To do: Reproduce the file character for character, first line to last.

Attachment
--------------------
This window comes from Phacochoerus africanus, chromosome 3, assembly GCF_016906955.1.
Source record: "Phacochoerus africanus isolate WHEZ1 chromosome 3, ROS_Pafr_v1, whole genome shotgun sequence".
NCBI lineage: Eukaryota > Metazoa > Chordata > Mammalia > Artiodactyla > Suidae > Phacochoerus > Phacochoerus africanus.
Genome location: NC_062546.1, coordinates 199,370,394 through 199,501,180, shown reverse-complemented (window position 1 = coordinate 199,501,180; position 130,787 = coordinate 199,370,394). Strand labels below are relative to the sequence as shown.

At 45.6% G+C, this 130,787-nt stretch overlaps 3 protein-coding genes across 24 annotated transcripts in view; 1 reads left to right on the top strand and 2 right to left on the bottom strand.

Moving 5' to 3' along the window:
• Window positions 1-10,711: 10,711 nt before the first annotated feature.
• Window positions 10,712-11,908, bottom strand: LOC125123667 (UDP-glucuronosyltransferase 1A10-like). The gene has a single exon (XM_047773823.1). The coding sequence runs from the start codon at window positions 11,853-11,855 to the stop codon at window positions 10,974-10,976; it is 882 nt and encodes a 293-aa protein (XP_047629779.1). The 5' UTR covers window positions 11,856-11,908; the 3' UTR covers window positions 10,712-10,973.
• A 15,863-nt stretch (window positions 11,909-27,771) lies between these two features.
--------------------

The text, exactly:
This window comes from Phacochoerus africanus, chromosome 3, assembly GCF_016906955.1.
Source record: "Phacochoerus africanus isolate WHEZ1 chromosome 3, ROS_Pafr_v1, whole genome shotgun sequence".
NCBI lineage: Eukaryota > Metazoa > Chordata > Mammalia > Artiodactyla > Suidae > Phacochoerus > Phacochoerus africanus.
Genome location: NC_062546.1, coordinates 199,370,394 through 199,501,180, shown reverse-complemented (window position 1 = coordinate 199,501,180; position 130,787 = coordinate 199,370,394). Strand labels below are relative to the sequence as shown.

At 45.6% G+C, this 130,787-nt stretch overlaps 3 protein-coding genes across 24 annotated transcripts in view; 1 reads left to right on the top strand and 2 right to left on the bottom strand.

Moving 5' to 3' along the window:
• Window positions 1-10,711: 10,711 nt before the first annotated feature.
• Window positions 10,712-11,908, bottom strand: LOC125123667 (UDP-glucuronosyltransferase 1A10-like). The gene has a single exon (XM_047773823.1). The coding sequence runs from the start codon at window positions 11,853-11,855 to the stop codon at window positions 10,974-10,976; it is 882 nt and encodes a 293-aa protein (XP_047629779.1). The 5' UTR covers window positions 11,856-11,908; the 3' UTR covers window positions 10,712-10,973.
• A 15,863-nt stretch (window positions 11,909-27,771) lies between these two features.